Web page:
"A girl touches tombstones in a graveyard. Her hand glides over the letters and carved inscriptions.  Can she read death?   Can she see death? In Ash Tree, the beginning of knowledge - the alphabet - mingles with the end of all knowledge: death."

The first screen provides the setting for the installation: in a single, circular movement the camera embraces two distinct worlds: London’s busy St.Pancras train station and, hidden behind some trees, the more obscure setting of St.Pancras churchyard. In its centre stands Thomas Hardy’s Ash Tree, a monument composed of gravestones clustered around a mighty tree, which is said to have been erected by the poet during his days as an architect’s clerk.As the video shows, a hundred and fifty years later, the tree and train station still coexist.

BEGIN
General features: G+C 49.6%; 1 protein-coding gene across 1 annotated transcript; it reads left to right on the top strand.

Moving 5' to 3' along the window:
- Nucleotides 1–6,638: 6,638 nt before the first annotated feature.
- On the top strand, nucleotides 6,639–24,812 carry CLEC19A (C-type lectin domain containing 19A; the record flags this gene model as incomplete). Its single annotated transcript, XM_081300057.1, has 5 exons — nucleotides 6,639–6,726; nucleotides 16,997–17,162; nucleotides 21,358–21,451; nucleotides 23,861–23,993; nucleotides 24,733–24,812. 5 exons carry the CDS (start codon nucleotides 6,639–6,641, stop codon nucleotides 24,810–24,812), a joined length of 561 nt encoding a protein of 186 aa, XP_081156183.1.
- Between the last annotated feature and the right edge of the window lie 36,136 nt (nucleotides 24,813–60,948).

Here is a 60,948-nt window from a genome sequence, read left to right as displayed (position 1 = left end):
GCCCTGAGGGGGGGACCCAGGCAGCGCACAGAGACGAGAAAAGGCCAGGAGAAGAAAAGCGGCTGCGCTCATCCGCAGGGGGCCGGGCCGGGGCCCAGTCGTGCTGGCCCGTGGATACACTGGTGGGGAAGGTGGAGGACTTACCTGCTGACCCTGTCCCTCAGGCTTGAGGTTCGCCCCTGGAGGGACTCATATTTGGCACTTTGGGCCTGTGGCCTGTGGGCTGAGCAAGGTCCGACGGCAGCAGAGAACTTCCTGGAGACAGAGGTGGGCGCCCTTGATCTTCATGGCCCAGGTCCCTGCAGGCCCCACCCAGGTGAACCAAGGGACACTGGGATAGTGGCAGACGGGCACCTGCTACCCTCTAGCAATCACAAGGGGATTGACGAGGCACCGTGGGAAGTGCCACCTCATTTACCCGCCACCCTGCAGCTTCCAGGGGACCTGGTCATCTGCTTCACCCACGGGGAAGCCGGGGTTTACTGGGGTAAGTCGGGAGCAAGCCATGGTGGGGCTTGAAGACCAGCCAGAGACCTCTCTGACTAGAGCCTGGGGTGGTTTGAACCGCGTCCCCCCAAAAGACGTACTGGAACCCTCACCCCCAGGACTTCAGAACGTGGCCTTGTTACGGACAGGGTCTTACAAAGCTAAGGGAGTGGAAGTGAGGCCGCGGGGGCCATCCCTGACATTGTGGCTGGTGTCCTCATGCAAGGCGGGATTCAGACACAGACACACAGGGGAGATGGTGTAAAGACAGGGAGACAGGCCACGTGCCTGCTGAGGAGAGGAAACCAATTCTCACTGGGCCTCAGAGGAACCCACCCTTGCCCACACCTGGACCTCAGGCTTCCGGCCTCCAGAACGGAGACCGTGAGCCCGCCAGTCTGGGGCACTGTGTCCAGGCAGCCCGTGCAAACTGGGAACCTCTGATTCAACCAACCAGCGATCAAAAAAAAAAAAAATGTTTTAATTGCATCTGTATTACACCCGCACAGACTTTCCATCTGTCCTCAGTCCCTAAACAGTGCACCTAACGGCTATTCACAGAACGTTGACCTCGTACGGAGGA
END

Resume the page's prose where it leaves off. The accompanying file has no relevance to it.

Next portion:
At the foot of the Ash Tree, dressed in austere black, stands a little girl. Strangely timeless in her appearance, she is reminiscent of another outstanding figure in English literature; the writer Mary Shelly who never attended school and learned to read on her mother’s grave. The girl’s fingers glide along the vanishing burial inscriptions, pronouncing letters, syllables, forming words and consecutively, meaning. Said aloud, the names of the dead trigger the process of memory. The present and past become entangled, forming one single stream of consciousness.The camera’s circular movements underline time’s cyclical pattern.

The Ash Tree’s tombstones are like a landmark onto which the girl climbs and looks out onto the world from above. From this more detached viewpoint, she becomes a mere spectator of the hustling and bustling on the ground. History continues as she watches. Similarly, the poet’s place would be on top of these gravestones, from where he can consider, from a necessary distance, both the living and the dead, the course of time and events, as well as human follies and struggle.

  • Format DVCAM(DVCAM)
  • Color system PAL
  • Color col.
  • Year 2007
  • Duration 00:12:00
  • Artists